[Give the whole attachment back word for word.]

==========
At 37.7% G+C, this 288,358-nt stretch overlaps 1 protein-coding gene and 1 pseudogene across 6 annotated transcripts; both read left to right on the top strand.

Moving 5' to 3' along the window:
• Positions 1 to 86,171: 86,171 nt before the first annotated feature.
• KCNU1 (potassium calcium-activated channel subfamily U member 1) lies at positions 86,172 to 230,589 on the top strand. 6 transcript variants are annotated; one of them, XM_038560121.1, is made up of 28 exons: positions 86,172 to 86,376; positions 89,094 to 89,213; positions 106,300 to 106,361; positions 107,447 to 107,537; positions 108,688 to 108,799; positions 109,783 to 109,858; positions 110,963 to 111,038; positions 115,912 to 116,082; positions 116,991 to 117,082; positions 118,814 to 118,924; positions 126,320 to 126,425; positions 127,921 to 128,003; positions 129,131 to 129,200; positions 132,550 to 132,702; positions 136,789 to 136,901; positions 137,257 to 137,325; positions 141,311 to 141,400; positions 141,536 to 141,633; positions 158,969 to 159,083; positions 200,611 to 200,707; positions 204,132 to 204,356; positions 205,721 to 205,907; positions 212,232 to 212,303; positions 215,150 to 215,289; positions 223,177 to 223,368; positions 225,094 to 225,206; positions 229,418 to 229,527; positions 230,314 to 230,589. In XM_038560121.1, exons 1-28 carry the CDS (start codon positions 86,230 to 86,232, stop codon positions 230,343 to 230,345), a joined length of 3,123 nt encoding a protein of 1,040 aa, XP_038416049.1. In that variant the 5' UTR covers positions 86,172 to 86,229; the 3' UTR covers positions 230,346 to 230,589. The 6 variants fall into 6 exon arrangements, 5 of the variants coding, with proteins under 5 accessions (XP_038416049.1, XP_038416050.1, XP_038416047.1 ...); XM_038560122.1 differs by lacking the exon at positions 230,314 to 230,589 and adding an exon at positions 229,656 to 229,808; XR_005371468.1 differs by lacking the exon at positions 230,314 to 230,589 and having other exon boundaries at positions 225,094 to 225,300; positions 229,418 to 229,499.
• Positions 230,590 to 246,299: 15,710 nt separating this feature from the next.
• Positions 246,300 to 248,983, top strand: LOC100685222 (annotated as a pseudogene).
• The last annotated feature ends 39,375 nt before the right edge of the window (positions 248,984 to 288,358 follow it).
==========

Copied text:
At 37.7% G+C, this 288,358-nt stretch overlaps 1 protein-coding gene and 1 pseudogene across 6 annotated transcripts; both read left to right on the top strand.

Moving 5' to 3' along the window:
• Positions 1 to 86,171: 86,171 nt before the first annotated feature.
• KCNU1 (potassium calcium-activated channel subfamily U member 1) lies at positions 86,172 to 230,589 on the top strand. 6 transcript variants are annotated; one of them, XM_038560121.1, is made up of 28 exons: positions 86,172 to 86,376; positions 89,094 to 89,213; positions 106,300 to 106,361; positions 107,447 to 107,537; positions 108,688 to 108,799; positions 109,783 to 109,858; positions 110,963 to 111,038; positions 115,912 to 116,082; positions 116,991 to 117,082; positions 118,814 to 118,924; positions 126,320 to 126,425; positions 127,921 to 128,003; positions 129,131 to 129,200; positions 132,550 to 132,702; positions 136,789 to 136,901; positions 137,257 to 137,325; positions 141,311 to 141,400; positions 141,536 to 141,633; positions 158,969 to 159,083; positions 200,611 to 200,707; positions 204,132 to 204,356; positions 205,721 to 205,907; positions 212,232 to 212,303; positions 215,150 to 215,289; positions 223,177 to 223,368; positions 225,094 to 225,206; positions 229,418 to 229,527; positions 230,314 to 230,589. In XM_038560121.1, exons 1-28 carry the CDS (start codon positions 86,230 to 86,232, stop codon positions 230,343 to 230,345), a joined length of 3,123 nt encoding a protein of 1,040 aa, XP_038416049.1. In that variant the 5' UTR covers positions 86,172 to 86,229; the 3' UTR covers positions 230,346 to 230,589. The 6 variants fall into 6 exon arrangements, 5 of the variants coding, with proteins under 5 accessions (XP_038416049.1, XP_038416050.1, XP_038416047.1 ...); XM_038560122.1 differs by lacking the exon at positions 230,314 to 230,589 and adding an exon at positions 229,656 to 229,808; XR_005371468.1 differs by lacking the exon at positions 230,314 to 230,589 and having other exon boundaries at positions 225,094 to 225,300; positions 229,418 to 229,499.
• Positions 230,590 to 246,299: 15,710 nt separating this feature from the next.
• Positions 246,300 to 248,983, top strand: LOC100685222 (annotated as a pseudogene).
• The last annotated feature ends 39,375 nt before the right edge of the window (positions 248,984 to 288,358 follow it).